Video of the Week: Only A Game, Part Two: The Manager

November 30, 2010

“We’re moving onto Part Two of the 1986 BBC series ‘Only A Game’ this evening, and this week’s episode focusses on the role of the manager within Scottish football. There can be little doubt that, at the very least between the 1950s and the 1980s, Scotland provided some of the greatest football managers that the world game had to offer. Unsurprisingly, this episode of the programme focusses in part on Matt Busby, Bill Shankly and Jock Stein, as well as taking a look at the swash-buckling young manager of Aberdeen at the time, one Alex Ferguson. Narrated by William McIlvanney, this video comes in five parts and our thanks go to the original uploader.” (twohundredpercent)

The Existential Reinvention Of Joao Moutinbo

November 30, 2010

“Round Twelve in Portugal saw one player return from whence he came, and put the exclamation point on his personal and footballing transformation. Ben Shave has the story.” <a href=”Round Twelve in Portugal saw one player return from whence he came, and put the exclamation point on his personal and footballing transformation. Ben Shave has the story.” (In Bed With Marabona)

Money Makes The World Cup Go Round

November 30, 2010

Sepp Blatter
“As the World Cup (excuse me, the 2010 FIFA World Cup) was officially declared open last week amid great colour and emotion, one man in particular beamed with pride. That man was Joseph ‘Sepp’ Blatter, the long-standing President of FIFA, whose bold decision to award the most prestigious competition in world football to South Africa had paid off – in every sense of the term.” (The Swiss Ramble)

Panorama: The Righi Programme at the Right Time
“Have we completely missed the point? I watched investigative journalist Andrew Jennings’ Panorama programme on extensive bribe-taking among high-ranking FIFA executive committee members (unlike England 2018 bid chief Andy Anson, it would seem). So I find it hard to imagine that any of those named would vote for England to host the 2018 FIFA World Cup, and I doubt whether England will ‘get’ any World Cup in the lifetime of Sepp Blatter or his fellow-travellers in the FIFA hierarchy – present and future.” (twohundredpercent)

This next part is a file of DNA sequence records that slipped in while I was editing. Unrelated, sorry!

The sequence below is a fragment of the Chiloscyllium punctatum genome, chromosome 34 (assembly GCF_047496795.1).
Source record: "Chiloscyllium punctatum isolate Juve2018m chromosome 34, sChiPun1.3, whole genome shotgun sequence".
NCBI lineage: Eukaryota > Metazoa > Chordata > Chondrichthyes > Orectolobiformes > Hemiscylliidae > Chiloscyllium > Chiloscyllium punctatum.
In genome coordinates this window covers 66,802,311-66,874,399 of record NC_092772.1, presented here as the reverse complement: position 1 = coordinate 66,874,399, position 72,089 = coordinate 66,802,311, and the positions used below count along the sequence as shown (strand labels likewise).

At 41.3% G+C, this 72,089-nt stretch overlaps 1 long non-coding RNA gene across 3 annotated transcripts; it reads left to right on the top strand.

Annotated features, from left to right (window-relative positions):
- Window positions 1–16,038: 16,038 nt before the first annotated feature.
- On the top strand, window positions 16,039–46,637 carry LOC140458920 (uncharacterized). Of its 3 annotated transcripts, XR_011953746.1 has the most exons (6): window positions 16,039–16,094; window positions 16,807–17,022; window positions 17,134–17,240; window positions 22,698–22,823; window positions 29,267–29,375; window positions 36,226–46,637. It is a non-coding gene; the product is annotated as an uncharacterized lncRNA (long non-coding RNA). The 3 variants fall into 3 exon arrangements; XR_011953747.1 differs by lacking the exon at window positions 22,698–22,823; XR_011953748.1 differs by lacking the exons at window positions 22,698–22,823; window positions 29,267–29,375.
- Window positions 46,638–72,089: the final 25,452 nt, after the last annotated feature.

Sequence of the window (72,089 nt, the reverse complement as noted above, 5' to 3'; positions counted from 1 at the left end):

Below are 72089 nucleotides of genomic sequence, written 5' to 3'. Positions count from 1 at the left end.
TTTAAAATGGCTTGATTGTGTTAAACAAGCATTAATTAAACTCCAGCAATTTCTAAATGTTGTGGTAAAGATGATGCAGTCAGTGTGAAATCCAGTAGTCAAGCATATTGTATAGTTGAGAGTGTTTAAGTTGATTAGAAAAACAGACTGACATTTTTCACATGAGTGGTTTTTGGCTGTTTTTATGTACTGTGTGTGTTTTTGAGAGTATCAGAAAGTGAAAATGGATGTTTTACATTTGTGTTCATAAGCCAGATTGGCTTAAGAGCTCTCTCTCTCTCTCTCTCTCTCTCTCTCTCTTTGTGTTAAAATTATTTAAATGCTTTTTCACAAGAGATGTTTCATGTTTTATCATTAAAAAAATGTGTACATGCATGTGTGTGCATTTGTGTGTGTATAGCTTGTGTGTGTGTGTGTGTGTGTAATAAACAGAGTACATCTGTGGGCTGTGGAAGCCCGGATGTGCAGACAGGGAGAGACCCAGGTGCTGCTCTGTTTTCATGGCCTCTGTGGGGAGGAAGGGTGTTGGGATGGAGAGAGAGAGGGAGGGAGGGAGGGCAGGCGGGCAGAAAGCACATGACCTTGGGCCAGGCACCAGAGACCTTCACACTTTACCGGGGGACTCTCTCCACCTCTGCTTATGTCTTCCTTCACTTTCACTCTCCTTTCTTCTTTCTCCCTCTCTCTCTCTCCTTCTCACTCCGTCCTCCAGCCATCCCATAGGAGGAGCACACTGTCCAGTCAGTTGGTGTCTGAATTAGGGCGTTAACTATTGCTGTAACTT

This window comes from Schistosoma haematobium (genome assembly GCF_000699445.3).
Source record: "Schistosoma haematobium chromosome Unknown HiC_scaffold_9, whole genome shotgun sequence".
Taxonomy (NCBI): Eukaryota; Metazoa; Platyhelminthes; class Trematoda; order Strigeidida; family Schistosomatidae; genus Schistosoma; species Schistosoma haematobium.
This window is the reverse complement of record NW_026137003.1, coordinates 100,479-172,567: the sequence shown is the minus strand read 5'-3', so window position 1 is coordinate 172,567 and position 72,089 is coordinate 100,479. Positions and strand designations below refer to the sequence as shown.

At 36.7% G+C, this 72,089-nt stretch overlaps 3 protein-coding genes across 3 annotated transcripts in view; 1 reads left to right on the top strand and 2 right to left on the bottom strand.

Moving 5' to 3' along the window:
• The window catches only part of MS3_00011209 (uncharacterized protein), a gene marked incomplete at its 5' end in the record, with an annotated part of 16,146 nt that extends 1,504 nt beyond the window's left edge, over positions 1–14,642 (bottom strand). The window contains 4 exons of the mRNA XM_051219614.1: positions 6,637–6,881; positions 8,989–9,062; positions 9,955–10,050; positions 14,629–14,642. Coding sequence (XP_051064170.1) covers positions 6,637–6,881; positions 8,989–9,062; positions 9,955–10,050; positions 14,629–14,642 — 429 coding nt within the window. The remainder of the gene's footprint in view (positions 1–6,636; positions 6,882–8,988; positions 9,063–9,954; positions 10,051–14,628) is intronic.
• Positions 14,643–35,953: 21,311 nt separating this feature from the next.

Tottenham 2-1 Liverpool: Lennon wins it late

November 30, 2010

“Spurs came from behind yet again to record a last-gasp victory. Harry Redknapp continued with his 4-4-1-1 system, with Rafael van der Vaart off Peter Crouch, and Jermain Defoe on the bench. Wilson Palacios was chosen in the holding role – the rest of the side was as excpected.” (Zonal Marking)

The unseen LFC revolution
“It’s been a year of change at Liverpool Football Club. New faces in the dugout and boardroom have hogged the headlines, but away from the leer of the camera lens, along corridors where journalists rarely stray, a quieter revolution has been taking place. This summer, Dr Peter Brukner was employed to head a new sports science and medical team. His brief was simple: bring the methods which have earned him respect the world over – methods largely ignored to date within football – to Melwood.” (Liverpool FC)